“I need a quest,” twelve-year-old Jonah tells God. “Hear that? I want a quest. You took my dad. The least you could do is give me some direction.” In fact, God has already prepared a quest for Jonah, teasing him with the tantalizing mystery of a girl no one else can see.
As it turns out, the girl is Akilah, and she is also twelve. She lived 14,000 years ago on the same Queen Charlotte Islands where Jonah and his mother have been camping. In Akilah’s time, glaciers lined Canada’s western shores and water levels were so low that some islands are not on Jonah’s contemporary map because they have been submerged by glacial melt. A door has opened between the two times, and a magical mist guides Jonah to the threshold so that he can begin his adventure.
To Jonah’s mother, Jonah appears to be sleeping deeply because of a possible concussion from a fall earlier in the day. This Wizard of Oz motif frames the story gracefully, even though Jonah’s quest is much more perilous than anything Dorothy faced on her way to the Emerald City. Together, Jonah and Akilah confront sub-zero temperatures and the “Crossers,” who try to kill Akilah’s people for their meager belongings. Akilah and Jonah must defend themselves from these fierce fighters if they want to live. During their free time, however, they talk, and Akilah’s matter-of-fact attitude about death strikes Jonah as appalling. However, she also tells him that his father “lives on inside of you,” and that it is a “great honor” to live in ways he would have respected.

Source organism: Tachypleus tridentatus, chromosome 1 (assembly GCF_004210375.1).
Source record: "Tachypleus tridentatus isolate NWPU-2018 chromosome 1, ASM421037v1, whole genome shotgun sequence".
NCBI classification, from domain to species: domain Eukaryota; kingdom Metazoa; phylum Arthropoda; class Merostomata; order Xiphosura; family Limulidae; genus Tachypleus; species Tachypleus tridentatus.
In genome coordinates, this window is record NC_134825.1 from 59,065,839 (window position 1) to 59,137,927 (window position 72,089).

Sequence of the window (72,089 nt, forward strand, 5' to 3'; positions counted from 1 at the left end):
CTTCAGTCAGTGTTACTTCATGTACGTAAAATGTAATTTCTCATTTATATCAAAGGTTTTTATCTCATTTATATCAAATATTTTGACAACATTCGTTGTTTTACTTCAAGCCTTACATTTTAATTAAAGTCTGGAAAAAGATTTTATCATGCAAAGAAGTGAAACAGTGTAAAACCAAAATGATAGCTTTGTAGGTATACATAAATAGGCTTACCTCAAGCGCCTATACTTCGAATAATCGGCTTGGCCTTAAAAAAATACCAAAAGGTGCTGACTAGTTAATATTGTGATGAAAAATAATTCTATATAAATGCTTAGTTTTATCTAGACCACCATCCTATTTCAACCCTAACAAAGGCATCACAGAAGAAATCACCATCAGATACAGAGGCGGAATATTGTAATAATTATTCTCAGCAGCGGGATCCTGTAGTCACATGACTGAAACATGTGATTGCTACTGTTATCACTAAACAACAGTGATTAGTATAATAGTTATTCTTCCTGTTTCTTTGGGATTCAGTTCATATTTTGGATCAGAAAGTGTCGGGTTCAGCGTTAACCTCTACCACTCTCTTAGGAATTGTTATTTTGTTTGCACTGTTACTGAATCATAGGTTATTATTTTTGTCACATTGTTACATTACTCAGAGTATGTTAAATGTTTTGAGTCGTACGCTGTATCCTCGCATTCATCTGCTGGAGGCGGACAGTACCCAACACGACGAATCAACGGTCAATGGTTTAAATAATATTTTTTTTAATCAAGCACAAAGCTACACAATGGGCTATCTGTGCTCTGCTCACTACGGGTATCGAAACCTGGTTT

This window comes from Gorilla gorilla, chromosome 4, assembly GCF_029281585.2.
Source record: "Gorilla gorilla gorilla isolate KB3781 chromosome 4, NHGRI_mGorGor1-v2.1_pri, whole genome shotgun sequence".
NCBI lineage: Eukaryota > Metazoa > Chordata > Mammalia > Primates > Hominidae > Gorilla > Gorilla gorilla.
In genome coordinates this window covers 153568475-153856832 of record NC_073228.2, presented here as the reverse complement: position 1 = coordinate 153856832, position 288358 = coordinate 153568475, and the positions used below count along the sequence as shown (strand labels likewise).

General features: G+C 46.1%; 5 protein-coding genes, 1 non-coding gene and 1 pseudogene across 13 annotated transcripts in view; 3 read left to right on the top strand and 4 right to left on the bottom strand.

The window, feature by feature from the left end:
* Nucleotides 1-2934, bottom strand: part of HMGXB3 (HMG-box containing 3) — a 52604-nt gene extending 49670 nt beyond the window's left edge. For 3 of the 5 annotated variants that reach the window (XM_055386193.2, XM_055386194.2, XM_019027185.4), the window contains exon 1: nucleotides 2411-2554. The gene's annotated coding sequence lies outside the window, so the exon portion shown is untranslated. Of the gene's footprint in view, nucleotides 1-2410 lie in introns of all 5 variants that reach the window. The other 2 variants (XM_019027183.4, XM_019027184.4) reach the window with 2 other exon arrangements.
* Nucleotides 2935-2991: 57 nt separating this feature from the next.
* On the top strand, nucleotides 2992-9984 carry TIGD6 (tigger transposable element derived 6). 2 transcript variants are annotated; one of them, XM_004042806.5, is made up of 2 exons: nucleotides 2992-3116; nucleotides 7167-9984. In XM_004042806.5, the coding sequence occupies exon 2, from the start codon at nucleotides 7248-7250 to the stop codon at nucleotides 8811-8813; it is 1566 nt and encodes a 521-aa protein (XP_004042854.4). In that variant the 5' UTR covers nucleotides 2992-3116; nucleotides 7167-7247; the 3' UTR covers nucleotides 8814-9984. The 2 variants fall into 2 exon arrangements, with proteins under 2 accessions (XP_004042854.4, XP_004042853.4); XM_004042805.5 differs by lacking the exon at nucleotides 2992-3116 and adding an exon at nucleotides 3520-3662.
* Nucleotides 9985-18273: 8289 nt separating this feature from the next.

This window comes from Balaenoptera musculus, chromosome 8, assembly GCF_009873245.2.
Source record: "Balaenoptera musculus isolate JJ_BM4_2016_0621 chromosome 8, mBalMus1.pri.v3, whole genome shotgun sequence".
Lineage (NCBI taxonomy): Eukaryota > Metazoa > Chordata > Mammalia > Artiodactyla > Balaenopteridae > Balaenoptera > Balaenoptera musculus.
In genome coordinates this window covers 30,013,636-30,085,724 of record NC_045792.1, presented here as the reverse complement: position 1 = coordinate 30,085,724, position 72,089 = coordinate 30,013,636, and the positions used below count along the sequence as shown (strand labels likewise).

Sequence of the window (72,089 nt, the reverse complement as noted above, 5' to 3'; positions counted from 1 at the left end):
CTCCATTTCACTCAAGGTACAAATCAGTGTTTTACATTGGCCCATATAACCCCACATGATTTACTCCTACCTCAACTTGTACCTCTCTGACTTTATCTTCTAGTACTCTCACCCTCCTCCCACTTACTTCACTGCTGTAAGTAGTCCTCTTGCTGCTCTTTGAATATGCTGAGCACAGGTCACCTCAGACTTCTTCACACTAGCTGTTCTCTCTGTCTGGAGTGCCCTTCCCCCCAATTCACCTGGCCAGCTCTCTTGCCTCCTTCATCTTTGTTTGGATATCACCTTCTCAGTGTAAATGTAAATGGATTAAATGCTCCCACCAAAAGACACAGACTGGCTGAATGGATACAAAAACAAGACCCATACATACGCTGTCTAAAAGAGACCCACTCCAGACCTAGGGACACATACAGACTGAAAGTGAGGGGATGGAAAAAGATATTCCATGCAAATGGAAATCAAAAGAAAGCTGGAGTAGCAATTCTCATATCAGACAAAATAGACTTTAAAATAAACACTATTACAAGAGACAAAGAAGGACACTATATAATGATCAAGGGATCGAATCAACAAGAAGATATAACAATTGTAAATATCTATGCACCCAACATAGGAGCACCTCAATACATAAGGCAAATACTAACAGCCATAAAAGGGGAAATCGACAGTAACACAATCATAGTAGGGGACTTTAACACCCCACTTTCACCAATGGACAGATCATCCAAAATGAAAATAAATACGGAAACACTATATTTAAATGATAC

David Ward’s clear, direct prose keeps the plot lively, and his dialogues, especially those between Jonah and his mother, are lifelike and compelling. This is his fifth book. His other titles include the Mask trilogy and The Hockey Tree.
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